Showing posts from November, 2018

The real story of two copper coins

Hespeler, 25 November, 2018 © Scott McAndless Mark 12:41-13:2, 2 Corinthians 9:6-9, Psalm 24:1-10 A s you have already heard, this coming Tuesday is Giving Tuesday – a day to celebrate generosity and a day to consider giving generously and in perhaps unusual ways. So I thought a lot about what I should preach on such a day. What does the Bible have to say about giving and giving in extraordinary and even generous ways?       My thoughts were drawn, like so many other preachers before me, to the famous story in the Gospel of Mark. The people are in the temple making their contributions to the temple treasury and Jesus sits down to watch. All of the wealthy people put in enormous amounts of money, but Jesus doesn’t much notice that because they are merely putting in a relatively small portion of their total wealth. But then this widow comes along and she contributes such a small amount, just two copper coins, and at this Jesus sits up and notices. “Truly I tell you, this poor widow has …

Why pray?

Hespeler, 18 November, 2018 © Scott McAndless Matthew 6:5-8, James 2:14-17, Psalm 138 W hy pray? That seems to be a question that people ask with increasing urgency these days. We are living in a time when “thoughts and prayers” have become a very unfortunate cliché. Every time there is a tragedy, every time a gunman walks into a school and opens fire or a man walks into a synagogue and starts mowing people down, it has become a part of the national liturgy.      Political leaders, celebrities and religious officials send out their Facebook messages and tweets: “Our thoughts and prayers are with the victims.” And people have caught on. They have recognized that “thoughts and prayers” has become a kind of a code – a code that seems to mean, “Let’s not do anything and, for God’s sake let’s not change anything just because some tragedy has occurred. Instead let us say something that makes it seem like we care.” It is amazing to see, but we are to be living in a time when praying for somethin…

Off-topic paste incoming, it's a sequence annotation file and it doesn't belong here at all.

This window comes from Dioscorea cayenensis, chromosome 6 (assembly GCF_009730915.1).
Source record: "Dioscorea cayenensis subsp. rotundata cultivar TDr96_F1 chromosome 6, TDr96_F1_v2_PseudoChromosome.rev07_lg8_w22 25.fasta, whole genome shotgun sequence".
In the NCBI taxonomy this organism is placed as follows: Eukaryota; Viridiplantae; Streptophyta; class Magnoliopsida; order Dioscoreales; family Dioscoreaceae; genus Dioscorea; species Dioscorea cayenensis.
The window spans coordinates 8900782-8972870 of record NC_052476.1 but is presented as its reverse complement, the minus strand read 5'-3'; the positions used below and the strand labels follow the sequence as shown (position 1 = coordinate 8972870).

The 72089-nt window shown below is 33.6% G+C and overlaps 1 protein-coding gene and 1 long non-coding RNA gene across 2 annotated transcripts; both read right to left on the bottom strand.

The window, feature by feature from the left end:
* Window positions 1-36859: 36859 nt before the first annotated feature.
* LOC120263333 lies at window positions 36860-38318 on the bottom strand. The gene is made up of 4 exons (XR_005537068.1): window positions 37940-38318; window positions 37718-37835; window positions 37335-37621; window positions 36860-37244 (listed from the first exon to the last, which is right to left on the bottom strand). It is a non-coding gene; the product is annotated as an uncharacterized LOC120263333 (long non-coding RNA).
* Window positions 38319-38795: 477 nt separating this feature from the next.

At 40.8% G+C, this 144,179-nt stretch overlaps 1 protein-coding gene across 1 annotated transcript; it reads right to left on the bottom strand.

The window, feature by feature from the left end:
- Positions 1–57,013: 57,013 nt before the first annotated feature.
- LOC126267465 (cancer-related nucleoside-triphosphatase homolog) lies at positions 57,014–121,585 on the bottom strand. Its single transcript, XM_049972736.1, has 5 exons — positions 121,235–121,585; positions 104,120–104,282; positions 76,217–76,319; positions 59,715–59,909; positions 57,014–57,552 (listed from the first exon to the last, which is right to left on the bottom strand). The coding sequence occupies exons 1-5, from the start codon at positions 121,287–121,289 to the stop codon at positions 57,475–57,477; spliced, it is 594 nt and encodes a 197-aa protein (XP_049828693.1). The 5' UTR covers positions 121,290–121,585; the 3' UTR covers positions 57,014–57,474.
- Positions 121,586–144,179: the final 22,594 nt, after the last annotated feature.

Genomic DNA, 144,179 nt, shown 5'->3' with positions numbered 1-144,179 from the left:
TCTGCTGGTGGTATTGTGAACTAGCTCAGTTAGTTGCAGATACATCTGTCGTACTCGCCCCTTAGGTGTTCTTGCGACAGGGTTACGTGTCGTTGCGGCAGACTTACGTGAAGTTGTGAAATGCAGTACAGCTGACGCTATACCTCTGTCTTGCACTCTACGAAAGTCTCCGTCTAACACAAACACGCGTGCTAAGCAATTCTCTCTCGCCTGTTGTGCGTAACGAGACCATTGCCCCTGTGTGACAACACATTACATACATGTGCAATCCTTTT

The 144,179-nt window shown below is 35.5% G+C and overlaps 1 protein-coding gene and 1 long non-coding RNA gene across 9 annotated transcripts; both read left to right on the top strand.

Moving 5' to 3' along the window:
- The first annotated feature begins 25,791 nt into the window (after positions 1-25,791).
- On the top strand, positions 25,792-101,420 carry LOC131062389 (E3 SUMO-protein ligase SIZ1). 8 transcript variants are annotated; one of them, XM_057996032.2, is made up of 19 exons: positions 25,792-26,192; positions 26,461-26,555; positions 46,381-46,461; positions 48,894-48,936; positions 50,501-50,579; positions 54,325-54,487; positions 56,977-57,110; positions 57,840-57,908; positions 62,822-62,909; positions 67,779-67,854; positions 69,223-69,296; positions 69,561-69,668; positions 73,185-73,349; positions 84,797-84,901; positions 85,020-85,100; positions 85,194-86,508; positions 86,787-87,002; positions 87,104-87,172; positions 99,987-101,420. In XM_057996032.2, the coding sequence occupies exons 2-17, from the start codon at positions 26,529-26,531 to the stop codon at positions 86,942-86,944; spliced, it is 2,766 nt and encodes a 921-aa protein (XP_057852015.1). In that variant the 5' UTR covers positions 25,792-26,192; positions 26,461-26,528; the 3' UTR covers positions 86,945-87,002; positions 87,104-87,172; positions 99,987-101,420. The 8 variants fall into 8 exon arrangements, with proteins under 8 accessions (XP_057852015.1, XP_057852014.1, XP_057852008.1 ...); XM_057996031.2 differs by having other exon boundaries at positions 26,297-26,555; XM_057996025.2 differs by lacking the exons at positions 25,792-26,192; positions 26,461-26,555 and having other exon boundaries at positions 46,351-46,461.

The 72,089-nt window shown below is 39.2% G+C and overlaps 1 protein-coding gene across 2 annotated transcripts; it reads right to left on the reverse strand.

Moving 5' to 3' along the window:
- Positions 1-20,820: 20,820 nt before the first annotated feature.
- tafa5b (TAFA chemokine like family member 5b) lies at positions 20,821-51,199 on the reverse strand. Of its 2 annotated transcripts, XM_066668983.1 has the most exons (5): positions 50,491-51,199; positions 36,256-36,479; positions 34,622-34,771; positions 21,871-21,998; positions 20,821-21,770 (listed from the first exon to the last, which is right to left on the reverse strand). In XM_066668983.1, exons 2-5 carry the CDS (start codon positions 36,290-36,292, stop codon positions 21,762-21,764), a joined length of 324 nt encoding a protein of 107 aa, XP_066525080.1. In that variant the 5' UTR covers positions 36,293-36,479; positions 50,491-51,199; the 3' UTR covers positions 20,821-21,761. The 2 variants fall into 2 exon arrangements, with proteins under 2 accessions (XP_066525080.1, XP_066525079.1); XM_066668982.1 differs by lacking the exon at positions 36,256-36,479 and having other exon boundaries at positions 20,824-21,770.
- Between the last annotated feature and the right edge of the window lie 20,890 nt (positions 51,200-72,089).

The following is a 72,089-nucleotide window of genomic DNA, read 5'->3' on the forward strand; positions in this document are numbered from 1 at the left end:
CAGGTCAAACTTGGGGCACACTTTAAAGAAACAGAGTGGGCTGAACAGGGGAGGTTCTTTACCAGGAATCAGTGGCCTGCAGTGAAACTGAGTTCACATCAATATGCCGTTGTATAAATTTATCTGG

Reflections at the conclusion of Transform 2018

The Transform Conference in Orillia Ontario was intended to be about just that: transformation. Some useful tools were offered but the point in coming together was not to get more tools that you might use to enhance your ministry. Stories of church growth and development were told and shared, but the point in coming together was not to take an incremental step in church size or programming.
The goal was transformation and that is a pretty ambitious goal when you think about it. If such a goal were to be fully realized, wouldn’t everyone have to go home as completely different people than the ones who came? Wouldn’t they have to return to churches that were soon radically different from the churches they left?
Well, I don’t think that that is what happened during our gathering, but I do think that the seeds of true transformation were offered and if those seeds are well tended, real transformation is possible.
Our keynote speaker, Dr. Grace Ji-Sun Kim, offered us a series of practices …